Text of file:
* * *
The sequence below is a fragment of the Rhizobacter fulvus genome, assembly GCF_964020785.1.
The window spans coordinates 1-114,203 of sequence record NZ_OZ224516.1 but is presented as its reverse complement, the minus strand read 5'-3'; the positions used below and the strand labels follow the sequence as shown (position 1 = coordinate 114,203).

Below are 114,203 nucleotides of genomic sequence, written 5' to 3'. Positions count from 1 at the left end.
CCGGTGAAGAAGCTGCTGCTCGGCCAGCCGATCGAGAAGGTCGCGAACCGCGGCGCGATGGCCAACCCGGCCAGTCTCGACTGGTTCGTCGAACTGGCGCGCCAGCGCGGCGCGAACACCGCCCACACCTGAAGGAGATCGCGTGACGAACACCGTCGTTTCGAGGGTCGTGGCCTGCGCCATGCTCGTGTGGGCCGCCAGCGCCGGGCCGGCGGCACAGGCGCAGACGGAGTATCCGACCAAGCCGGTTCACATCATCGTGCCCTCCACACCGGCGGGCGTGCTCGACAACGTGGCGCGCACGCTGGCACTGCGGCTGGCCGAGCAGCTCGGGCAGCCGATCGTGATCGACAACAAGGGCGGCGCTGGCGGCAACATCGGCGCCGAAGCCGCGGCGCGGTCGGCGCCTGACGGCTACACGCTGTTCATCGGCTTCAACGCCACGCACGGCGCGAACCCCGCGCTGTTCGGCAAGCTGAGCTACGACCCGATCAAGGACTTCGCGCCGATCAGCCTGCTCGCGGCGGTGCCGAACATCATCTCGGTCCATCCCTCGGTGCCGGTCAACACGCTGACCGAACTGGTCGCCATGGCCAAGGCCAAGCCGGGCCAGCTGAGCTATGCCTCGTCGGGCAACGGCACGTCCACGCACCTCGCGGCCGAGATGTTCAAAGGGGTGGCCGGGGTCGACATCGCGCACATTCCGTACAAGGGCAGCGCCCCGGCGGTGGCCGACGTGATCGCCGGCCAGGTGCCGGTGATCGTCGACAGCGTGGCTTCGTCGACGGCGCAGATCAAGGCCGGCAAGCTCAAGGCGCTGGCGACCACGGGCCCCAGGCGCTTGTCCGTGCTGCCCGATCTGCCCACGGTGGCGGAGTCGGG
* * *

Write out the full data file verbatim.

The sequence below is a fragment of the Rhizobacter fulvus genome, assembly GCF_964020785.1.
The window spans coordinates 1-114,203 of sequence record NZ_OZ224516.1 but is presented as its reverse complement, the minus strand read 5'-3'; the positions used below and the strand labels follow the sequence as shown (position 1 = coordinate 114,203).

Below are 114,203 nucleotides of genomic sequence, written 5' to 3'. Positions count from 1 at the left end.
CCGGTGAAGAAGCTGCTGCTCGGCCAGCCGATCGAGAAGGTCGCGAACCGCGGCGCGATGGCCAACCCGGCCAGTCTCGACTGGTTCGTCGAACTGGCGCGCCAGCGCGGCGCGAACACCGCCCACACCTGAAGGAGATCGCGTGACGAACACCGTCGTTTCGAGGGTCGTGGCCTGCGCCATGCTCGTGTGGGCCGCCAGCGCCGGGCCGGCGGCACAGGCGCAGACGGAGTATCCGACCAAGCCGGTTCACATCATCGTGCCCTCCACACCGGCGGGCGTGCTCGACAACGTGGCGCGCACGCTGGCACTGCGGCTGGCCGAGCAGCTCGGGCAGCCGATCGTGATCGACAACAAGGGCGGCGCTGGCGGCAACATCGGCGCCGAAGCCGCGGCGCGGTCGGCGCCTGACGGCTACACGCTGTTCATCGGCTTCAACGCCACGCACGGCGCGAACCCCGCGCTGTTCGGCAAGCTGAGCTACGACCCGATCAAGGACTTCGCGCCGATCAGCCTGCTCGCGGCGGTGCCGAACATCATCTCGGTCCATCCCTCGGTGCCGGTCAACACGCTGACCGAACTGGTCGCCATGGCCAAGGCCAAGCCGGGCCAGCTGAGCTATGCCTCGTCGGGCAACGGCACGTCCACGCACCTCGCGGCCGAGATGTTCAAAGGGGTGGCCGGGGTCGACATCGCGCACATTCCGTACAAGGGCAGCGCCCCGGCGGTGGCCGACGTGATCGCCGGCCAGGTGCCGGTGATCGTCGACAGCGTGGCTTCGTCGACGGCGCAGATCAAGGCCGGCAAGCTCAAGGCGCTGGCGACCACGGGCCCCAGGCGCTTGTCCGTGCTGCCCGATCTGCCCACGGTGGCGGAGTCGGG